And they executed the story in such a way and such a pace that I think anyone should be able to enjoy it, as well as defying the expectations for gimmicks you think they would pull to gain a bigger following. Instead, its real and its dark at the moments it should be. I won’t give away the ending, but we all know that life isn’t always a happy-happy and sometimes its a bitter-happy. Well they don’t even color history to try and tug at your strings. It is what it is, and that’s pretty damn good.

Dallas Buyers Club sneaks across the border with


12 years a slave 1 title card

And we end here with another inspirational, true story. Period Dramas are another area that tend to receive more favor in overall opinions, and that’s probably because, for whatever reason, they attract the classiest of people. You may say that’s a bold statement, but my reaction would be: Look It Up. That, however, is probably not the most relevant realization in this particular piece, as we have to slightly unknowns in two of the major roles. Ejiofor has a decent track record, but it doesn’t seem like anyone ever gave him much of a chance to prove he could handle a role like this. Well, I guess this was his chance and he nailed it. And the Nyong’o, a complete unknown(other than some mini-series), did a fabulous job in her film debut. The list goes on as they stick some great actors in the little nooks and crannies of the project and the other main roles prove to be form people whose success has been mild or recent, with Brad Pitt being the only exception. Cumberbatch, though now famed is pretty recent in his success. I get Sherlock’s underground cult following, but they just now returned it, see that’s proof of what I’m saying. And, of course, believe Michael Fassbender to possibly be the greatest actor of our time, and he has been working for awhile, his real popularity seems to have begun in just these past few years. The list goes own with talents like these.  Point being, 12 years has put forth an unexpected cast that simply killed it(good kill). I don’t even know what hypothetical thing could be done to make it better, if could be better. Can it be better? I don’t think so.12-years-a-slave-2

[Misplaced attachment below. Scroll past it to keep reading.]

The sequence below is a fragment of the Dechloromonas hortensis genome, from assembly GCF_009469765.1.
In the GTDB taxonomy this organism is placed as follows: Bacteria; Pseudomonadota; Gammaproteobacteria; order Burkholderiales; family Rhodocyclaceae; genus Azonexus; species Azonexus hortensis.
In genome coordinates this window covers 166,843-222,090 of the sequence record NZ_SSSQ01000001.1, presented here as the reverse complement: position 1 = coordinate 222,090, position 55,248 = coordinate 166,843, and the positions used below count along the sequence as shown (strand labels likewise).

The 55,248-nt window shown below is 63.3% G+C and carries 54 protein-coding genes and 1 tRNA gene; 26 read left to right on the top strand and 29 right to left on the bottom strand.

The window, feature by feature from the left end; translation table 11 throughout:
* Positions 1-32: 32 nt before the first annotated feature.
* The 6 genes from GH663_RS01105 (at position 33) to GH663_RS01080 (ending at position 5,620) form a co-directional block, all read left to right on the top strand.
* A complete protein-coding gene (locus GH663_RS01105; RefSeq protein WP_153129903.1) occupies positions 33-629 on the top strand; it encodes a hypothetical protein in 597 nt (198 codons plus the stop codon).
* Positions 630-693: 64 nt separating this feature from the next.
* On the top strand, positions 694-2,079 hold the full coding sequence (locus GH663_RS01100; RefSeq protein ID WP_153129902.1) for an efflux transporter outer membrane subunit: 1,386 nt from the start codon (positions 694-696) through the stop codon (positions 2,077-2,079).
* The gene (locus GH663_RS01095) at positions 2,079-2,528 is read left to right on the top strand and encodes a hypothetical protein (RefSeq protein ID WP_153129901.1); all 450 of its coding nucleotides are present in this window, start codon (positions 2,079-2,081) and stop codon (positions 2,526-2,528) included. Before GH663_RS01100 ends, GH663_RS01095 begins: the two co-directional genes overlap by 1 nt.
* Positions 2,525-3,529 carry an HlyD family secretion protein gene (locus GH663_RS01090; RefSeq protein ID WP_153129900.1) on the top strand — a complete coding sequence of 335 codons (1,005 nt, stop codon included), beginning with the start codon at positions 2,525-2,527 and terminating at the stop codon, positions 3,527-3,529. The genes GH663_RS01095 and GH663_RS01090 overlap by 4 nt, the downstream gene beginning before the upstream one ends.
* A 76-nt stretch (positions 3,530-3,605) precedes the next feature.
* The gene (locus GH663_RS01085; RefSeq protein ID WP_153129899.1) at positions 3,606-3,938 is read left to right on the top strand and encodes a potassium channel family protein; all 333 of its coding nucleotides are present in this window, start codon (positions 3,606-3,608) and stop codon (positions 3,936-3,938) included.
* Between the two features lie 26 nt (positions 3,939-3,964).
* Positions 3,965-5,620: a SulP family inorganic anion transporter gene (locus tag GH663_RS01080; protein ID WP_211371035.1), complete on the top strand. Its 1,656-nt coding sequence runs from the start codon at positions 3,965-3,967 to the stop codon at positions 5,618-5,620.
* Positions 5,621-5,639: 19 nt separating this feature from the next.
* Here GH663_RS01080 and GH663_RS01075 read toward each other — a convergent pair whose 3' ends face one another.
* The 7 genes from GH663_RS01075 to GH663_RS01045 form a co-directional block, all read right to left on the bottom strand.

Now it’s good, it’s sad, it speaks dark truths about America, it makes you question psychology, the fabric of emotion, the nature of man, yada yada yada yada. That’s all done greatly here, it is, but that’s in every civil war/slave era movie because those ideas and questions existed within that time. They were a big deal. This movie employs those themes in every artistic way, sure. But the hungry movie watchers are looking for the rare meat. As I said, they can be found in the performances. Other strong points are the production design, probably the biggest factor to a period drama. The big competition is took like there was a magical time-traveling camera that filmed back then, not that your a movie trying to look like that. This is, of course, done flawlessly. Others are things that you wouldn’t think would be high point for movies like these, and that’s what makes it so good. The sound design is great as its done with purpose, symbolism, and with aesthetic executions. Its the sound design that I would probably say best summed up 12 years. The editing pretty much pairs to it nicely and though you realize the length and depressing desperation to which things have escalated, you aren’t tired of it yet due to that combo. The entire pacing of the film just feels right. You’re looking for all those moments, and that’s not a bad thing, in fact its very good. No one wants to be disappointed.


Except maybe this moment. I knew it would happen, but dang if he didn’t jump on right out at the worst(best) possible time. It all just adds to the severity of the situation and Michael Fassbender, along with the whole crew, has redefined antagonist. You forget about the entire issue of slavery, and man’s cruelty, and all that nonsense, only because of one thing. He defines it, he encompasses it and becomes it incarnate into a sadistic alcoholic spawn of evil. The best part of course is that it’s not fantastical, its not hokey at all, its just a misguided basterd.(Ha). But as I was saying, he becomes the issue. He becomes the obstacle to jump over. He takes precedence over all the problems in the entire story, and I don’t think I’ve seen an antagonist like that it quite some time.

All that accounted for, 12 Years has earned its place as a Best Picture Nom. I wouldn’t be surprised if it took home the gold, and it gets one of the best ratings from me out of the bunch with

starstarstarstarhalf-star—4.5 stars. 

Well, there you have it. That’s what I thought of some of the best films I saw last year. Feel free to tell me what you think and what you think should/will win best picture for 2014 Oscars.